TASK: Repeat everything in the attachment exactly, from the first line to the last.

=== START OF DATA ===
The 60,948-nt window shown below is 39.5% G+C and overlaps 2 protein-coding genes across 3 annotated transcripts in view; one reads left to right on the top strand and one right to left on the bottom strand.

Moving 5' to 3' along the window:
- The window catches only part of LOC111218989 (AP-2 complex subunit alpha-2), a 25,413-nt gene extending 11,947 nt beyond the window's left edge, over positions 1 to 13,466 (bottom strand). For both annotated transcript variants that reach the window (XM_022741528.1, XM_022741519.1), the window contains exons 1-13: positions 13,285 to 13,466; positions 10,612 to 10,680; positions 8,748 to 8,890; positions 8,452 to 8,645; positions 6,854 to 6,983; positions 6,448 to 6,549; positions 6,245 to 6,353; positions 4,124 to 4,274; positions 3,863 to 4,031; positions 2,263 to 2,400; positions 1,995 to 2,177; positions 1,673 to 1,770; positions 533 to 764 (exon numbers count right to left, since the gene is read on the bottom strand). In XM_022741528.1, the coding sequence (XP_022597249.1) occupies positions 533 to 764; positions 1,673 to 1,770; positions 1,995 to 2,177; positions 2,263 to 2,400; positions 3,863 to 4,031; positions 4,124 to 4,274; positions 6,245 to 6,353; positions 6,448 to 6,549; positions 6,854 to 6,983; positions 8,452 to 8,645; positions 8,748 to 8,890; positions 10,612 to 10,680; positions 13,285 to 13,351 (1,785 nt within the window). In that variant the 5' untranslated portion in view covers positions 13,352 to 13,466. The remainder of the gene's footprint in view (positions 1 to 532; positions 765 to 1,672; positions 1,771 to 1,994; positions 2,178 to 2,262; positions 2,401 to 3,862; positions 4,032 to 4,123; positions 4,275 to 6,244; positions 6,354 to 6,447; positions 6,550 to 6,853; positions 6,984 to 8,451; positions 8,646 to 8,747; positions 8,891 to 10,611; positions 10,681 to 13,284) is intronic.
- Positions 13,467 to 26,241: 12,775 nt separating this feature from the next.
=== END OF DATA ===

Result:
The 60,948-nt window shown below is 39.5% G+C and overlaps 2 protein-coding genes across 3 annotated transcripts in view; one reads left to right on the top strand and one right to left on the bottom strand.

Moving 5' to 3' along the window:
- The window catches only part of LOC111218989 (AP-2 complex subunit alpha-2), a 25,413-nt gene extending 11,947 nt beyond the window's left edge, over positions 1 to 13,466 (bottom strand). For both annotated transcript variants that reach the window (XM_022741528.1, XM_022741519.1), the window contains exons 1-13: positions 13,285 to 13,466; positions 10,612 to 10,680; positions 8,748 to 8,890; positions 8,452 to 8,645; positions 6,854 to 6,983; positions 6,448 to 6,549; positions 6,245 to 6,353; positions 4,124 to 4,274; positions 3,863 to 4,031; positions 2,263 to 2,400; positions 1,995 to 2,177; positions 1,673 to 1,770; positions 533 to 764 (exon numbers count right to left, since the gene is read on the bottom strand). In XM_022741528.1, the coding sequence (XP_022597249.1) occupies positions 533 to 764; positions 1,673 to 1,770; positions 1,995 to 2,177; positions 2,263 to 2,400; positions 3,863 to 4,031; positions 4,124 to 4,274; positions 6,245 to 6,353; positions 6,448 to 6,549; positions 6,854 to 6,983; positions 8,452 to 8,645; positions 8,748 to 8,890; positions 10,612 to 10,680; positions 13,285 to 13,351 (1,785 nt within the window). In that variant the 5' untranslated portion in view covers positions 13,352 to 13,466. The remainder of the gene's footprint in view (positions 1 to 532; positions 765 to 1,672; positions 1,771 to 1,994; positions 2,178 to 2,262; positions 2,401 to 3,862; positions 4,032 to 4,123; positions 4,275 to 6,244; positions 6,354 to 6,447; positions 6,550 to 6,853; positions 6,984 to 8,451; positions 8,646 to 8,747; positions 8,891 to 10,611; positions 10,681 to 13,284) is intronic.
- Positions 13,467 to 26,241: 12,775 nt separating this feature from the next.